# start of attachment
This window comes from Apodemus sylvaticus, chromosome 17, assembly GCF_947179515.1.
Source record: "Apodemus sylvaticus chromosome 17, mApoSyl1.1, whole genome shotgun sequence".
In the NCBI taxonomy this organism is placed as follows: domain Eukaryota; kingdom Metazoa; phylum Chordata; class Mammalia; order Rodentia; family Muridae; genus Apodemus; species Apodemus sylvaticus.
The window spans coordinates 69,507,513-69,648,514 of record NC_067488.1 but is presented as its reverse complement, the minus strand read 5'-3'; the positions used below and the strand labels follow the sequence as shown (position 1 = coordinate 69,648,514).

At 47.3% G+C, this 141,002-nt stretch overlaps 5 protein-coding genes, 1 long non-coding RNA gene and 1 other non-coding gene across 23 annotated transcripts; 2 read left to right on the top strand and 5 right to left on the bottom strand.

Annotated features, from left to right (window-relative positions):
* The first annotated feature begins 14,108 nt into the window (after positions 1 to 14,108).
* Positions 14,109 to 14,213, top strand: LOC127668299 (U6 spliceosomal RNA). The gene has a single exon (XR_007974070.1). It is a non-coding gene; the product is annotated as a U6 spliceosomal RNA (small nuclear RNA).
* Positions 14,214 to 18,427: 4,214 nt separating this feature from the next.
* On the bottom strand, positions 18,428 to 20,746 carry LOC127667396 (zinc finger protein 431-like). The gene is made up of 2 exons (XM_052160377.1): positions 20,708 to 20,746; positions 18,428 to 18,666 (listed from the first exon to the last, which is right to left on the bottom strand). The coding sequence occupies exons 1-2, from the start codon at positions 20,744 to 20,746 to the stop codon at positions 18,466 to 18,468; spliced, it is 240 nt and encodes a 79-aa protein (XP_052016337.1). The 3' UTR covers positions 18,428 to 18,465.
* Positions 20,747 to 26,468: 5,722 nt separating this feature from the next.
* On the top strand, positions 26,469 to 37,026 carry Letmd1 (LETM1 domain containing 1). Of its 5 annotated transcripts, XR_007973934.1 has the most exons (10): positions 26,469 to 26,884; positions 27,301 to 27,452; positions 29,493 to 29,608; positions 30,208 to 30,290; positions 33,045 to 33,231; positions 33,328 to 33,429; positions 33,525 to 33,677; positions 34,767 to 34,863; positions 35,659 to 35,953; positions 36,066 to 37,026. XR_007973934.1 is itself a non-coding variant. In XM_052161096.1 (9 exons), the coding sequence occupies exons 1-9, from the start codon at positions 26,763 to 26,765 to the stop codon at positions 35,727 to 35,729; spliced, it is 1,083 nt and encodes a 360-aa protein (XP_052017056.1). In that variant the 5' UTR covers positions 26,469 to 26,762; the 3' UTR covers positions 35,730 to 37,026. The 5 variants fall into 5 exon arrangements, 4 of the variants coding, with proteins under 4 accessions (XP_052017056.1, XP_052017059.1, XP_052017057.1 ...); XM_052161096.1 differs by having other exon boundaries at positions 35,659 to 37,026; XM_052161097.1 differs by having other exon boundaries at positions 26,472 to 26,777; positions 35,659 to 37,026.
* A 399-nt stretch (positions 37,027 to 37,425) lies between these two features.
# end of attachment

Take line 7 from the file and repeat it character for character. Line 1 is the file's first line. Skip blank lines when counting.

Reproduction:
* The first annotated feature begins 14,108 nt into the window (after positions 1 to 14,108).